• The Needs of the Many: Spock and Ferris both take this philosophy seriously.
  • No One Gets Left Behind: During an attack by aliens Spock is pinned by a boulder. He orders the other Enterprise crewmen to go back to the shuttlecraft and lift off. They refuse and manage to free him, getting everyone to the shuttle safely. While the delay means they have to use the shuttlecraft's boosters to escape, apparently dooming it to be destroyed in re-entry, Spock is the one who comes up with the lifesaving bright idea that enables them to be rescued.
  • Nothing Is Scarier: We never get a good look at who or what is hunting the Galileo crew, only a few brief shots. We do see their shields and spears, revealing they are huge, and we hear a rasping sound whenever they’re in the vicinity.
  • Obstructive Bureaucrat: Ferris.
  • Ominous Fog: In the mountains that Lt. Latimer and Lt. Gaetano explore, just before Latimer takes a giant spear to the back. Doubles as discretion fog later when Latimer is lying on the ground, presumably looking like a guy who took a giant spear to the back.
  • O.O.C. Is Serious Business: The stress of his first command is really getting to Spock. Why, he has to raise his voice!
  • Our Giants Are Bigger: Eighteen foot tall Neanderthals.
  • Over-the-Shoulder Carry: How Spock carries Gaetano.
  • Pacifism Backfire: Spock tries to scare away the natives with a barrage of phaser fire near but not directly at them. Instead of intimidating them, this angers them into directly attacking the shuttle.
  • Rebuilt Set: The observation deck model was designed to match up with the set seen in "The Conscience of the King".
  • Red Shirt: Gaetano and Latimer wear yellow, but they’re still treated the same way as they perish at the hands of the creature.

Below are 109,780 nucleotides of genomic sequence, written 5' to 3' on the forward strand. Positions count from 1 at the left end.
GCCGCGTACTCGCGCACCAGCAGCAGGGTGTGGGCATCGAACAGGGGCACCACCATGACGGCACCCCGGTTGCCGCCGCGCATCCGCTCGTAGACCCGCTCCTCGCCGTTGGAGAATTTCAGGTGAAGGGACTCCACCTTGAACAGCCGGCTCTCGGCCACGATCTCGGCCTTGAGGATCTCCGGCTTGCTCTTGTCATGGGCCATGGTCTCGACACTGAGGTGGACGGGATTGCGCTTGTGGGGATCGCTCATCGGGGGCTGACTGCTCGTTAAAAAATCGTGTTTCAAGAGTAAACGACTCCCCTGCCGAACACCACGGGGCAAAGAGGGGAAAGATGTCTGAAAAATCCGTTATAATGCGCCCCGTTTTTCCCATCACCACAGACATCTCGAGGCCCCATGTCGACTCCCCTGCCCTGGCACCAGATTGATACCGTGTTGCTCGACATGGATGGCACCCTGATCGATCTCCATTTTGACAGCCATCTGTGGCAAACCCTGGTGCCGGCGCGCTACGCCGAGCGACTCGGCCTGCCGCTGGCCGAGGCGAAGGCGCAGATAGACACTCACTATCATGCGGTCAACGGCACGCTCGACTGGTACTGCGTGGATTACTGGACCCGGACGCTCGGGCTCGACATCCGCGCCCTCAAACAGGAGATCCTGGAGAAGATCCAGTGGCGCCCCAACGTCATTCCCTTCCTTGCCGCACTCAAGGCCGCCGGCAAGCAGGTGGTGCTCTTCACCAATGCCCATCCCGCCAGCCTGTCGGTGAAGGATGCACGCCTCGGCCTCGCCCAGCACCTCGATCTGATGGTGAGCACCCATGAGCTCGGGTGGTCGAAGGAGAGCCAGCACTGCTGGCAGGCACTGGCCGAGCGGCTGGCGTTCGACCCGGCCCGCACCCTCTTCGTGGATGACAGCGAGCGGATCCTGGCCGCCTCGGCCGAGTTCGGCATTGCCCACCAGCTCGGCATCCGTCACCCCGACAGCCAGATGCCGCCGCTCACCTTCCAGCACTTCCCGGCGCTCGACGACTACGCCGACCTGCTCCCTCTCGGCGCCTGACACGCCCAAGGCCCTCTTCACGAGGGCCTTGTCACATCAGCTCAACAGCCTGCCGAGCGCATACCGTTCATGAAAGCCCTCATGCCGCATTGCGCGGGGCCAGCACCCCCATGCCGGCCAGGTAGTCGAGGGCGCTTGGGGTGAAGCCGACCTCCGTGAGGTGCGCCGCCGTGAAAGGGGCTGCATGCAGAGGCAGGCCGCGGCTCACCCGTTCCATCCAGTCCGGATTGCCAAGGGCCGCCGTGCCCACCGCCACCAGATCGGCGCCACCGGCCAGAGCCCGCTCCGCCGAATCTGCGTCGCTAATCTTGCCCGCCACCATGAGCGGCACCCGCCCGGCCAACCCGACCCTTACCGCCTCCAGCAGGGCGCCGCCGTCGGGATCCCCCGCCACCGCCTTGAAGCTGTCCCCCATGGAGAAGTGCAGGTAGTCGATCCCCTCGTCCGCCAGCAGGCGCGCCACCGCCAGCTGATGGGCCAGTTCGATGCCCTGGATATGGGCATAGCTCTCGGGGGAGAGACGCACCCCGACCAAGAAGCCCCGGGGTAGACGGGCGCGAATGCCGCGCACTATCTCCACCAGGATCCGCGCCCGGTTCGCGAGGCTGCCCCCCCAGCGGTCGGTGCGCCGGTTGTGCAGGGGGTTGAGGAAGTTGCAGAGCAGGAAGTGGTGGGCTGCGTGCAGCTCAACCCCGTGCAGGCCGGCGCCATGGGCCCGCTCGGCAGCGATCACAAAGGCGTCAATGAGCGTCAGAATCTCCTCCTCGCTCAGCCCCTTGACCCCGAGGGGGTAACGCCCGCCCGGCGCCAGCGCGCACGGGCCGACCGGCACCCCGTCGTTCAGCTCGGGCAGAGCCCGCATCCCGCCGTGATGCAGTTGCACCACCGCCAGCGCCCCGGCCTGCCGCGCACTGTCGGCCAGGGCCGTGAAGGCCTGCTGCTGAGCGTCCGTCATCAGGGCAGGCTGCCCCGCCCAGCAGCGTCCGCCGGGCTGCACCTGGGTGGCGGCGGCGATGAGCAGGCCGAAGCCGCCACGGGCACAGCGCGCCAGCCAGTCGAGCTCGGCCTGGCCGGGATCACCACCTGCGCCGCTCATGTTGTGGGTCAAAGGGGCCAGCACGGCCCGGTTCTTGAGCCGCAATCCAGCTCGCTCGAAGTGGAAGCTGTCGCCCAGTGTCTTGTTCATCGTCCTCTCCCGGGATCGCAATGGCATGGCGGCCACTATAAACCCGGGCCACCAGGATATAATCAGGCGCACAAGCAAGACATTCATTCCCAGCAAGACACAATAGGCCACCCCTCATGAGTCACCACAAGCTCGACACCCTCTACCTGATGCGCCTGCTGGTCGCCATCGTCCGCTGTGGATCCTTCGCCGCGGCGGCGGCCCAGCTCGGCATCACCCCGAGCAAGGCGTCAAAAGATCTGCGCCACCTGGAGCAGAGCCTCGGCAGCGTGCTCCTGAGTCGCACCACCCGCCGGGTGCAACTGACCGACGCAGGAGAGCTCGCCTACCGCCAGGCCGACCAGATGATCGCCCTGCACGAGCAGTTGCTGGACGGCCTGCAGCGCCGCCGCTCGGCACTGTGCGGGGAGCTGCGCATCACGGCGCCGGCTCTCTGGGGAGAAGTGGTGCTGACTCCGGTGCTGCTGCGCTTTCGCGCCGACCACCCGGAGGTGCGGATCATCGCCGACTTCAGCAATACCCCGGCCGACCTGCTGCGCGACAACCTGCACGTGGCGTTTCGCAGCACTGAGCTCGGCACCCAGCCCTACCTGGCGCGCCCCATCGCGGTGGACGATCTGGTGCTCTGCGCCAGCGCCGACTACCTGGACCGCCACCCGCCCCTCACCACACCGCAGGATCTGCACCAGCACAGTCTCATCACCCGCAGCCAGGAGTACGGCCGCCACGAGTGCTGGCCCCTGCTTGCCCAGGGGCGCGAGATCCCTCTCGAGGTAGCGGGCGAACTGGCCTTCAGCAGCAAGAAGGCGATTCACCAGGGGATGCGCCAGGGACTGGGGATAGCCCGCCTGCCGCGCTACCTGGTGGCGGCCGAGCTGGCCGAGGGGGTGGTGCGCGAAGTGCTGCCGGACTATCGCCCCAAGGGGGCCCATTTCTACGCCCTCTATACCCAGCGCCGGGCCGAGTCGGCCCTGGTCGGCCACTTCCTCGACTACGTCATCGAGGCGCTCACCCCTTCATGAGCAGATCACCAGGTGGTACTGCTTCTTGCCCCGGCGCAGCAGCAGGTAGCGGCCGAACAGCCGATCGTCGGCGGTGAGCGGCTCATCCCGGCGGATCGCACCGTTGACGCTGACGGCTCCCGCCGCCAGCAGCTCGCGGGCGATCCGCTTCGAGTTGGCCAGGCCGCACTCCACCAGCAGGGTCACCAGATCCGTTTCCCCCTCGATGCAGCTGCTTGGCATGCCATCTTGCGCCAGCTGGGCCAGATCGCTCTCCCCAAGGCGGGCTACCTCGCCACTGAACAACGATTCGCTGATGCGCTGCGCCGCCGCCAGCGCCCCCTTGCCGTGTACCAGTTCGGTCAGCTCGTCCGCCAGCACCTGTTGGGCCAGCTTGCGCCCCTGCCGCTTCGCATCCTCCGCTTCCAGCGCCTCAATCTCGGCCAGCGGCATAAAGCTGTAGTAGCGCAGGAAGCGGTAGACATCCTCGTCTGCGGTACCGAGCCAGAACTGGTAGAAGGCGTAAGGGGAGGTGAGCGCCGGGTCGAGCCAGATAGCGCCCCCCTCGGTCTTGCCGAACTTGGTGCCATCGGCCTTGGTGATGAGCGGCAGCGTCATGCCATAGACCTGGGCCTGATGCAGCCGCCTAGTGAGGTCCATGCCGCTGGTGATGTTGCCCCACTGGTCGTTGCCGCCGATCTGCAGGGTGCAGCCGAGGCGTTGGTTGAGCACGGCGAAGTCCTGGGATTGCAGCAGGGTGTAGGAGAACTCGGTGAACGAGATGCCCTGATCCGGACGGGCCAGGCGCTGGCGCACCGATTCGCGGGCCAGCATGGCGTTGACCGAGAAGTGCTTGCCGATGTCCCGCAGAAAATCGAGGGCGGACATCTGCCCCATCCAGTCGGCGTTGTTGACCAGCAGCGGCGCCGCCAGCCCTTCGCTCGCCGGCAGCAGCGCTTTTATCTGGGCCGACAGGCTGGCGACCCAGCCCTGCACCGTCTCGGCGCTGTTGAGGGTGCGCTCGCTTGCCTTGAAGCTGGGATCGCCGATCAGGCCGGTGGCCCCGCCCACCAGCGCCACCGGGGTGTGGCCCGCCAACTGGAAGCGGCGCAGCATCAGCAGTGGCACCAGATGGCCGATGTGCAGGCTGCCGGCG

• Sickly Green Glow: The Murasaki 312 object is a glowing green cloud, in both the original and the new special effects.
  • Snark-to-Snark Combat: Spock and Bones as they attempt to leave the planet. "Mister Spock, remind me to tell you that I'm sick and tired of your logic." says Bones. "That is a most illogical attitude." replies Spock. When Spock admits to making a mistake, Bones snipes with "Well, at least I lived long enough to hear that." Boma gets in on the act by telling Spock that he admires his decision making abilities. Stressful situations like these bring out the snark in everyone. (Except for Mears, who's just there to be eye candy.)
  • Straw Vulcan: Mr. Spock, of course. Spock determines that a display of superior force will logically frighten away these aliens while the crew make repairs to the shuttle. Instead, as Bones points out, the aliens have an emotional reaction and become angry and attack, something Spock did not anticipate. In the end, Spock's desperate act of igniting the fuel from the shuttle to create a beacon proves to be the correct action since it gets the attention of the Enterprise and allows for a rescue. Plus, if it was indeed futile, it would have shortened their inevitable suffering. When called on this "emotional" act, Spock replies that the only logical course of action in that instance was one of desperation.
  • Streaming Stars: Rushing past the Enterprise when it's in orbit around a planet. And by the Galileo while it is in a decaying orbit around a planet.
  • Suspiciously Similar Substitute: Yeoman Mears fills the role meant for Yeoman Rand.
  • Whole-Plot Reference: Writer Oliver Crawford conceived this episode as a science fiction retelling of Five Came Back, a film which involved an airliner making a forced landing in the South American jungle and the survivors being attacked by territorial natives. (The film was also an inspiration to Gilligan's Island, hence its similarities to this episode.)